“She does like his input to a certain extent just like any teenager,” Melissa Troy said with a laugh. “[When he coached her club team] I wouldn’t say she loved it, but she did like it. She felt like she learned a ton and he’s always very careful to not put the spotlight on the she’s-the-coach’s-daughter kind of thing. He really tries to let her be her own person. I think she likes it when everybody loves when he runs practices. There’s a little sense of pride there.”
Alexis, 5-foot-7, played two years of volleyball at Riverbend High School in Fredericksburg, Va. while her father coached at the University of Mary Washington before he returned to Johns Hopkins in 2019.
Although she started out as a libero or outside hitter, she switched to setting in eighth grade. She jokes that her father said she was too short for a hitter, but the move was calculated to give Alexis the best chance to play college volleyball. Most college hitters are taller, so being able to set in addition to her other skills would improve her opportunities to be recruited.
She liked the position too.
“I like being in control of the game,” she said, “and I feel like even though I didn’t get the kill, I was a part of the kill or I was a part of the play in some way, so I made an impact.”
For now, she doesn’t plan to play college volleyball. Alexis, who has a 4.2 weighted GPA, will attend Loyola Maryland in the fall to study computer science. She said there’s always the possibility she could try to walk on as a sophomore or play club volleyball, but that depends on academics.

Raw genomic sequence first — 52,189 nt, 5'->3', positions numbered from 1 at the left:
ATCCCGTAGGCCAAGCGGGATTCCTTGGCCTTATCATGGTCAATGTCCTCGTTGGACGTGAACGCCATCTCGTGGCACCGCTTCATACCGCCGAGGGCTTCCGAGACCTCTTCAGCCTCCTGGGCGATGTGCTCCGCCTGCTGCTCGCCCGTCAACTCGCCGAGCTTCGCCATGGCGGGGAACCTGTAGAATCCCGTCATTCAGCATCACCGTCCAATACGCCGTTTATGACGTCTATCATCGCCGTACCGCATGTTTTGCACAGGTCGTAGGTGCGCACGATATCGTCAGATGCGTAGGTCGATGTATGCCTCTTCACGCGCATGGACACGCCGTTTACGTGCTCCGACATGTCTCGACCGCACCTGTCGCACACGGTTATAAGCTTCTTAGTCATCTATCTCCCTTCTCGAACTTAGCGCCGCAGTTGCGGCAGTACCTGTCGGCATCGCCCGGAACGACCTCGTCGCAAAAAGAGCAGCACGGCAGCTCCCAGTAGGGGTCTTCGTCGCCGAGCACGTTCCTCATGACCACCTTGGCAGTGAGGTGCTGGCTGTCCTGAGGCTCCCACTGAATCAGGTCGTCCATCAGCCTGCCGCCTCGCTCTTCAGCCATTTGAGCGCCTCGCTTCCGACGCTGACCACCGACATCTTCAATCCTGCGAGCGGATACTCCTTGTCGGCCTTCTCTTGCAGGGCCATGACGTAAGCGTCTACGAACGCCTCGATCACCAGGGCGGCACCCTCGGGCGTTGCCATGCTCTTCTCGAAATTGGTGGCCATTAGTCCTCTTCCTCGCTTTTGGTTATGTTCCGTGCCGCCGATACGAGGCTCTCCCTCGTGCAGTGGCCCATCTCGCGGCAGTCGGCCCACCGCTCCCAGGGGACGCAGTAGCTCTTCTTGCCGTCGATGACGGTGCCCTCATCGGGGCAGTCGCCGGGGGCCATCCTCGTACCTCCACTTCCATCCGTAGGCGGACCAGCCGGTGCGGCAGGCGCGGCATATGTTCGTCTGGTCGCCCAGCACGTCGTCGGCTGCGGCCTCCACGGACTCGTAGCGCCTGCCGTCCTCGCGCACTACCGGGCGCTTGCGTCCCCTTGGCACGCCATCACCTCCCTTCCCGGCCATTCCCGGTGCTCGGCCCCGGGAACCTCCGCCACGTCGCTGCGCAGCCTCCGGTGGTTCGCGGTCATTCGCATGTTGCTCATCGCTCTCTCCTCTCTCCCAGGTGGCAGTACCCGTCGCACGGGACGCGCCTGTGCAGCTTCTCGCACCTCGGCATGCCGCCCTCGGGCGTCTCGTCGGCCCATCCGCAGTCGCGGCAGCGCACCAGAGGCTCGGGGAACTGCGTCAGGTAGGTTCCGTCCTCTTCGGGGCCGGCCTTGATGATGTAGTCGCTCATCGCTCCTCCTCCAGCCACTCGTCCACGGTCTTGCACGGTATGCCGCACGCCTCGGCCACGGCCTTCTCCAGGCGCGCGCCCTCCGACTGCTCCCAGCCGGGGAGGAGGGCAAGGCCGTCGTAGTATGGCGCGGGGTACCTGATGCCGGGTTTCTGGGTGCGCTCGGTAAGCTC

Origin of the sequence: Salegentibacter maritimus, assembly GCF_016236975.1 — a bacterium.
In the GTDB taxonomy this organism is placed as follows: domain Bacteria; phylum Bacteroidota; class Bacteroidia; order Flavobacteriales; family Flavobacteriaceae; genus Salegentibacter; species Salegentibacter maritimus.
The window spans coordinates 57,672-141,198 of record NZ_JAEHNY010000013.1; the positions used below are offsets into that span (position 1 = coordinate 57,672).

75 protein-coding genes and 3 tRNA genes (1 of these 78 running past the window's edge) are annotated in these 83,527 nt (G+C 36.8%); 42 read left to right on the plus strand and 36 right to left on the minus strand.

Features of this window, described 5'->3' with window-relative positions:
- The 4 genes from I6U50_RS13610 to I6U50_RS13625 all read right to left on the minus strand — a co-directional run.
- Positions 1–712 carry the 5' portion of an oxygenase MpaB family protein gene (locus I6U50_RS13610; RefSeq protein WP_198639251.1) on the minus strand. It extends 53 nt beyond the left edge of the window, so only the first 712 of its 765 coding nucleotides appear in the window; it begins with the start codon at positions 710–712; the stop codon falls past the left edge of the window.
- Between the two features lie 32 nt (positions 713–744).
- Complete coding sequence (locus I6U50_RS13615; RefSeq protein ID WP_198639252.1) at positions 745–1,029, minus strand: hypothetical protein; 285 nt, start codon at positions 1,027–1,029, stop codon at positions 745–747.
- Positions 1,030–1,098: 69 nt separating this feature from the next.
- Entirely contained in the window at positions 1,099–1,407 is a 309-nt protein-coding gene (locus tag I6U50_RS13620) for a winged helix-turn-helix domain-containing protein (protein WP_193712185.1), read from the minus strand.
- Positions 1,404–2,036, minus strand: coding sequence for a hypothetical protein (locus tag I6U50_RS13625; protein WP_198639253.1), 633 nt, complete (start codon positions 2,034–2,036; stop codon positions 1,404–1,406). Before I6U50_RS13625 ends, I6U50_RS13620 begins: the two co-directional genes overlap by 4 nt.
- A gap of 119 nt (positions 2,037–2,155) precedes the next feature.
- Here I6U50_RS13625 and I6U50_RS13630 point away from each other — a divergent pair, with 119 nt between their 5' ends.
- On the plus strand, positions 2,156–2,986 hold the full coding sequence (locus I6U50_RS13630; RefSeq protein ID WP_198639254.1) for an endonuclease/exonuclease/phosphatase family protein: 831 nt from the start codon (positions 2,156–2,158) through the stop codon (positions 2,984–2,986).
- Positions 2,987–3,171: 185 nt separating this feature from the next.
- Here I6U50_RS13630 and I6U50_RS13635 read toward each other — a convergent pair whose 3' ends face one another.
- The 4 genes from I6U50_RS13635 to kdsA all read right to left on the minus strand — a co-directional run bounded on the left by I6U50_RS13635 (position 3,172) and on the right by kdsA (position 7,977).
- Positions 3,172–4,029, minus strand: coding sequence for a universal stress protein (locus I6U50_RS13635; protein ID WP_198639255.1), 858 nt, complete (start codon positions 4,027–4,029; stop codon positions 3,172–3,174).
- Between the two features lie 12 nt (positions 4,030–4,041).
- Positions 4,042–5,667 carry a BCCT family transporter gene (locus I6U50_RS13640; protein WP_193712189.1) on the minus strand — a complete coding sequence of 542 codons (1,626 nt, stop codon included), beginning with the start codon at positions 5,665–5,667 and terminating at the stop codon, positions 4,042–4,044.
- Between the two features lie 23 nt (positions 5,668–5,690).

Westminster coach Evan Frock has no doubt Alexis could play at the college level. Almost all of the Owls’ offense runs through her and she has 145 assists as well as 28 digs, 15 aces, eight kills and four blocks in 17 sets this season.
Frock said he’s been most impressed by “her athleticism and her willingness to make the difficult set. She’ll go against the flow a lot and it really messes with the other team’s blockers… She’s been playing a long time and she knows the ins and outs of volleyball and has a lot more experience than other girls she’s playing against.”
For her career, Alexis has 667 assists in 128 sets and has 208 digs, 80 aces, 79 kills and 11 blocks.
Matt Troy said he’s enjoyed watching Alexis play for the Owls, something he hasn’t always been able to do as a college volleyball coach.
“It’s been fun seeing all her hard work culminate into the player that she’s become and also watching her being a leader,” Matt Troy said.
“They have a freshman setter on their team (Faith Mohr) and Alexis can understand all that Faith’s going through. Alexis was also a freshman on varsity and that’s certainly not an easy position to be in… so it’s been a lot of fun just to watch from the sideline and to see her supporting Faith and enjoying that relationship It’s something that Alexis is passing on to her that hopefully Faith, down the road, will be able to pass on to future players. For me, just watching her grow as a person has probably been the most enjoyable piece.”